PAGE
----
Christianity 201

March 3, 2014

Biblical Networking

Filed under: Uncategorized — paulthinkingoutloud @ 5:28 pm
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One thing I love about my present job is that I often get to do some networking to help person “A” connect with person “B” after the former has stated a particular need or interest. Because I know a little bit about a diverse number of believers in our community, I can usually sense if the former might be well-served to get to know the latter, and also if the latter is going to be willing to offer the help, advice or service needed.

At the service we attended this weekend, we looked again at the story of Naaman who is healed of leprosy by bathing seven times in the Jordan. If you don’t know this story, you can read it now in II Kings 5: 1-19. If you’re paying attention in church, no matter how familiar the story, I guarantee that you’ll hear something new or discover new insights as you listen and read along. For me, that happened in verses two and three:

Now bands of raiders from Aram had gone out and had taken captive a young girl from Israel, and she served Naaman’s wife. She said to her mistress, “If only my master would see the prophet who is in Samaria! He would cure him of his leprosy.”

Described only as “a young girl,” not named, we simply know that she was from Israel and hence knew (of) Elisha the prophet. In All the Women of the Bible we read:

Some twenty words cover all we know of this Jewish female slave whose record consists of only one remark, which is often sufficient to describe a character as it does in the story of this nameless heroine. Mary Hallet reminds us that “one of the most amazing things about Bible stories is their sheer restraint. With one or two deft strokes a scene is painted, a character is sketched, or an incident described…. There is, I say, something astonishing in the terse poetry of the Bible.”

Matthew Henry says,

The unhappy dispersing of the people of God has sometimes proved the happy occasion of the diffusion of the knowledge of God.

and then cites Acts 8,

Those who had been scattered preached the word wherever they went.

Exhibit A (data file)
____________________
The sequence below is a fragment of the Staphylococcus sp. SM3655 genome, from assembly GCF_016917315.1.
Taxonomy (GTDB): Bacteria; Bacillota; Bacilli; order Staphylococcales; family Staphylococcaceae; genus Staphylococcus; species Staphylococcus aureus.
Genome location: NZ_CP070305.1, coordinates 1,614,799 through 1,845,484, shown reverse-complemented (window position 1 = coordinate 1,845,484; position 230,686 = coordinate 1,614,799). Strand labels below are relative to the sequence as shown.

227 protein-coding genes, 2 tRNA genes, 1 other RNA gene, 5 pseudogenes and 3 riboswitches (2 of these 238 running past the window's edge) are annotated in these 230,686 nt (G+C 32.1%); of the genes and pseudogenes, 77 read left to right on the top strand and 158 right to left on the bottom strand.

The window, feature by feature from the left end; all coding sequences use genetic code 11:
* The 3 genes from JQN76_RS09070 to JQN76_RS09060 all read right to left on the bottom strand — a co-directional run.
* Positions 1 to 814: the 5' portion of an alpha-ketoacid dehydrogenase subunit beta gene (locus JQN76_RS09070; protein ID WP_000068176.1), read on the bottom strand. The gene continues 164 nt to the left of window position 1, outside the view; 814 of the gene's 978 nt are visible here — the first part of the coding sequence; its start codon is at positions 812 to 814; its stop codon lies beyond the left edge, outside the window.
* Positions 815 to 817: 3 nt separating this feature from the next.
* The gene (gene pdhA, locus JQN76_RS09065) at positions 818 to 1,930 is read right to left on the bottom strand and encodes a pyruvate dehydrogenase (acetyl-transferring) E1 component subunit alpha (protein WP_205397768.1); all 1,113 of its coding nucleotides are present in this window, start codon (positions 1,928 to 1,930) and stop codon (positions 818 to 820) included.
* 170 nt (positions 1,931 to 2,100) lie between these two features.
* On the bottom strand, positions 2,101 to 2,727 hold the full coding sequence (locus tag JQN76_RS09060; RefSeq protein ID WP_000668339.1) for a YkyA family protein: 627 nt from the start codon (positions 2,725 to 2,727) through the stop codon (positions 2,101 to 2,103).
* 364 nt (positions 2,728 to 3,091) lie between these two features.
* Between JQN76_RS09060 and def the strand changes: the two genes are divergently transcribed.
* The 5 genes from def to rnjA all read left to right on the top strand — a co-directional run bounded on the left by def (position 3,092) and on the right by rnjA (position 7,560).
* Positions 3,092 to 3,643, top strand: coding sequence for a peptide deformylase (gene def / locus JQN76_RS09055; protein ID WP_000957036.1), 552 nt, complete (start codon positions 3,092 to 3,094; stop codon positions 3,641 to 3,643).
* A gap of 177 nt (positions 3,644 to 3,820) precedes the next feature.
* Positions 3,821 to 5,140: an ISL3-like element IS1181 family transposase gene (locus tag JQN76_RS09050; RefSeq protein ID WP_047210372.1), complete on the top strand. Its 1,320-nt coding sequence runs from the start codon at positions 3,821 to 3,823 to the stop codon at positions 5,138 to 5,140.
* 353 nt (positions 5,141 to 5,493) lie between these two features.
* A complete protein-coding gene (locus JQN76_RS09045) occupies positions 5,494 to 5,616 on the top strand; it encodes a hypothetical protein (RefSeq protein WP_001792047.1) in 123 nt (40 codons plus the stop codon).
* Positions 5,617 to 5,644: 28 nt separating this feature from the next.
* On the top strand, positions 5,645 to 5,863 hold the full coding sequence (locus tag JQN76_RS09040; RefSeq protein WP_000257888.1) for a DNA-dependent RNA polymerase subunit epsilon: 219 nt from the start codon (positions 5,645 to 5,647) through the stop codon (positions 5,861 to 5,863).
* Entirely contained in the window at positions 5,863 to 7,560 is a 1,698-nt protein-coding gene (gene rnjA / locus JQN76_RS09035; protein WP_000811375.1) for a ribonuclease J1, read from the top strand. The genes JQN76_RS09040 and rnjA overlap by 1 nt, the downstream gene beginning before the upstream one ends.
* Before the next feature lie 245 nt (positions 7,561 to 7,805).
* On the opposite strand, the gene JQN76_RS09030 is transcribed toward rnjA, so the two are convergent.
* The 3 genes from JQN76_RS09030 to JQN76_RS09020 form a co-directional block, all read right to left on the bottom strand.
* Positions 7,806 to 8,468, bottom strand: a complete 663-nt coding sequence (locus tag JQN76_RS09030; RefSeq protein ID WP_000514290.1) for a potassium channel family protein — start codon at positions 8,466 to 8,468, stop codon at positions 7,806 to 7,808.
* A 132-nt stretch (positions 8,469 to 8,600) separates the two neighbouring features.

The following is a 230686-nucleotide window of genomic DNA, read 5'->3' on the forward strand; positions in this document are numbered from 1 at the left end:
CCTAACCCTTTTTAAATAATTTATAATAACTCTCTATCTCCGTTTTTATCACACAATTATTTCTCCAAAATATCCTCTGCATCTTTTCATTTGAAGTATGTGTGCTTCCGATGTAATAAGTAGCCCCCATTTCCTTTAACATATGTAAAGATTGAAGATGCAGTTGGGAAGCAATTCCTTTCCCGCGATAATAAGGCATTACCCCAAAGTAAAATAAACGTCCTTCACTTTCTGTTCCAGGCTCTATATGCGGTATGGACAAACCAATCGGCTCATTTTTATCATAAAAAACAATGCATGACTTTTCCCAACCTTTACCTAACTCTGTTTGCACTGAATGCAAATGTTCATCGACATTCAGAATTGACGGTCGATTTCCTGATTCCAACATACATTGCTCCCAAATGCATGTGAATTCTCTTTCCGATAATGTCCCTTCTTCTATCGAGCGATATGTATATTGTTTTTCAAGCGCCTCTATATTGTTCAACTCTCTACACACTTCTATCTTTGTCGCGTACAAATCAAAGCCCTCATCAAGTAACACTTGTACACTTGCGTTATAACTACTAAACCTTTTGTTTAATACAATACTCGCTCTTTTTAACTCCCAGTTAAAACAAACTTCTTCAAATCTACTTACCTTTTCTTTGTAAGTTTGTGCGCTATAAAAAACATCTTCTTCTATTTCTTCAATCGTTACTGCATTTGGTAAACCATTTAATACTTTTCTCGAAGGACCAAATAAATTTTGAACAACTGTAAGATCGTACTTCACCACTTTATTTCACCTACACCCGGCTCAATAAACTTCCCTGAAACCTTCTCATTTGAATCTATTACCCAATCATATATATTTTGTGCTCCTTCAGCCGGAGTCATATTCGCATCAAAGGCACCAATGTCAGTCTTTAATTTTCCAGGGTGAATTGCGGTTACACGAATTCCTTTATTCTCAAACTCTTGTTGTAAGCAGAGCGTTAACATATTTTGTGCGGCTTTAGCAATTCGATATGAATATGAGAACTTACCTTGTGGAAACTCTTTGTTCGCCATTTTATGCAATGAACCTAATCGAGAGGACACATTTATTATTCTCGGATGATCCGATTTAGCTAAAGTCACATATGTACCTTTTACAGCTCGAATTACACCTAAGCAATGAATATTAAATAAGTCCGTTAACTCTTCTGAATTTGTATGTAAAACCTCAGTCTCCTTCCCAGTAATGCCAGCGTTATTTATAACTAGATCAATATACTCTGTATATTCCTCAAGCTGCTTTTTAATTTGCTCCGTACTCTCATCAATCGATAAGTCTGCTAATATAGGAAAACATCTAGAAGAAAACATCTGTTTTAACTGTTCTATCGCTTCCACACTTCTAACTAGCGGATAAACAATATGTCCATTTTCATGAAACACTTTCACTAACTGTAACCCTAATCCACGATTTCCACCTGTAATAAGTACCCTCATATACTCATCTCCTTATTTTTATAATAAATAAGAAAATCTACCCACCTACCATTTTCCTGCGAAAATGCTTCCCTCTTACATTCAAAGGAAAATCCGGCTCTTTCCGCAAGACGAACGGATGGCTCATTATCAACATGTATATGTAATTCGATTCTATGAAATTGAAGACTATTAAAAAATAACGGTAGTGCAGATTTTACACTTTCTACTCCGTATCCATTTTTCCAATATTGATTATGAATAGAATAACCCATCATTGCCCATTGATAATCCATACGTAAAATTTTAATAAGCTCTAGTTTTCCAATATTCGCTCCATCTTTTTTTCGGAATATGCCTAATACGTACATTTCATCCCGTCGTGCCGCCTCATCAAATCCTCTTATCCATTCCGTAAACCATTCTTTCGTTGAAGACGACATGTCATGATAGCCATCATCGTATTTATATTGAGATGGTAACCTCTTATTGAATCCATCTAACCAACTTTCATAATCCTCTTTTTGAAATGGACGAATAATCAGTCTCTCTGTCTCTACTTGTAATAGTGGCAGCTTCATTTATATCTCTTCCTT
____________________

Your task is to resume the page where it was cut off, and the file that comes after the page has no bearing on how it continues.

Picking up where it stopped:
If you’re not familiar with it, this might be a good time to get to know the term diaspora which means scattering or spreading about.

Biblical NetworkingToday, we might use the word networking to describe what the young girl did. She knew someone who could help and was willing to speak up, even though this was probably not normally her place to do so. To me, the boldness of the maid servant of Naaman’s wife is reminiscent of Esther, who speaks up for her people at great risk.  In chapter four of that book, we read,

11 “All the king’s officials and the people of the royal provinces know that for any man or woman who approaches the king in the inner court without being summoned the king has but one law: that they be put to death unless the king extends the gold scepter to them and spares their lives…”

But this doesn’t stop Esther and she finally brings about the rescue of her people from certain death. Quoting the passage, we say that she was raised up “for such a time as this,” and certainly there are times that God places people in pivotal situations for key tasks.

We could equally say that Naaman’s wife’s servant girl was placed in that household “for such a time as this.”

There is a danger here in reducing opportunities like this to simple networking that misses the point of obedience in speaking up. It’s also easy miss the providence by which a simple word, a simple mention of a person who can help or a book that might be beneficial can have far reaching consequences beyond the immediate person in the conversation.

We see this in the Second Testament with Andrew. Some feel that Andrew’s greatest act was done at his initial calling insofar as the first thing he did was to get his brother:

John 1:40 Andrew, Simon Peter’s brother, was one of the two who heard what John had said and who had followed Jesus. 41 The first thing Andrew did was to find his brother Simon and tell him, “We have found the Messiah” (that is, the Christ). 42 And he brought him to Jesus…

Again, we can’t diminish the plan of God in Peter’s inclusion among The Twelve, but on a human level, it begins with Andrew’s networking. “Hey, I have a brother who might be up for this, give me a few minutes to go get him!”

In this case, it’s not a referral that’s given, as in the sense of the maid-servant’s reference to Elisha; rather, in this case, Andrew goes out and then brings Peter to Jesus.

Of course, our ultimate purpose is Kingdom networking or bringing people to God. But like the unnamed servant girl, like Esther, like Andrew, we have to be willing to turn the thought into something vocalized. We have to be willing to speak up.

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